(E) Prejudgment Interest.

 The item of prejudgment interest was not submitted to the jury but by agreement of counsel was reserved for the court. (See N.T. p. 1220) Following the verdict, the plaintiff submitted a motion for the court to fix interest asking at first only for interest on $ 2,175,260 from the date of filing of the complaint on July 11, 1975. Later, the plaintiff filed an amendment to the motion to fix interest requesting the amount of $ 1,115,700.95 from January 15, 1975, to December 19, 1978, or from such other dates as might be appropriate suggesting also May 1, 1975. The defendants naturally oppose any award for prejudgment interest.

 Basically, we start with § 337(a) of the Restatement of the Law of Contracts which was adopted by the Pennsylvania Supreme Court in Penneys v. Pennsylvania Railroad Co., 408 Pa. 276, 183 A.2d 544 (1962) which reads as follows:


§ 337. When Interest is Recoverable as Damages. If the parties have not by contract determined otherwise, simple interest at the statutory legal rate is recoverable as damages for breach of contract as follows:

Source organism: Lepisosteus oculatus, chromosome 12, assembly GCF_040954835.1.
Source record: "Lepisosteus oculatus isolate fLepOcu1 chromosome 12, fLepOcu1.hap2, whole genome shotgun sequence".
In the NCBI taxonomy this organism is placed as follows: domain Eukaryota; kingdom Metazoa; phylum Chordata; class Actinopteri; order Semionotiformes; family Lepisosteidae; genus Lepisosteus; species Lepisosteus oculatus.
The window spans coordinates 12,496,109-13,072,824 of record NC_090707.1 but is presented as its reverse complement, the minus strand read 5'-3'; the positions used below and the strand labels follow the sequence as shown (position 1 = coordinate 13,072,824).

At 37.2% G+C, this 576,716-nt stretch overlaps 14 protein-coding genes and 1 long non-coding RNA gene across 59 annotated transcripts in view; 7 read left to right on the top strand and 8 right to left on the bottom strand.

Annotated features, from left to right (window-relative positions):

(a) Where the defendant commits a breach of a contract to pay a definite sum of money, or to render a performance the value of which in money is stated in the contract or is ascertainable by mathematical calculation from a standard fixed in the contract or from established market prices of the subject matter, interest is allowed on the amount of the debt or money value from the time performance was due, after making all the deductions to which the defendant may be entitled.


Comment: b. Where performance is to be rendered on demand or on any other condition precedent, interest as damages will not begin until demand or until occurrence or excuse of the condition; the fact that action may sometimes be maintainable without first making a demand does not change this rule as to interest. If the action is itself held to be the necessary demand, interest will run from the bringing of the action. In cases where, either by agreement or by custom, there is a period of credit, definite or indefinite in extent, there will be no interest as damages until the period of credit is at an end.

 Pennsylvania cases on the question of interest on amounts due under fire insurance policies are generally in accord. The basic case is J. Purdy Cope Hotels Company v. Fidelity Phoenix Fire Insurance Co., 126 Pa.Super. 260, 191 A. 636 (1937) where appraisers were appointed to appraise the loss and the court held that interest would be due from the date of filing of the appraiser's findings. The court stated that this was in accord "with a long line of cases in this state dealing with the allowance of interest where money is payable by agreement between the parties and a time is fixed for the payment of it and holding that this constitutes a contract to pay the money at the time fixed and to pay interest on it from a given day in case of failure to pay at that day".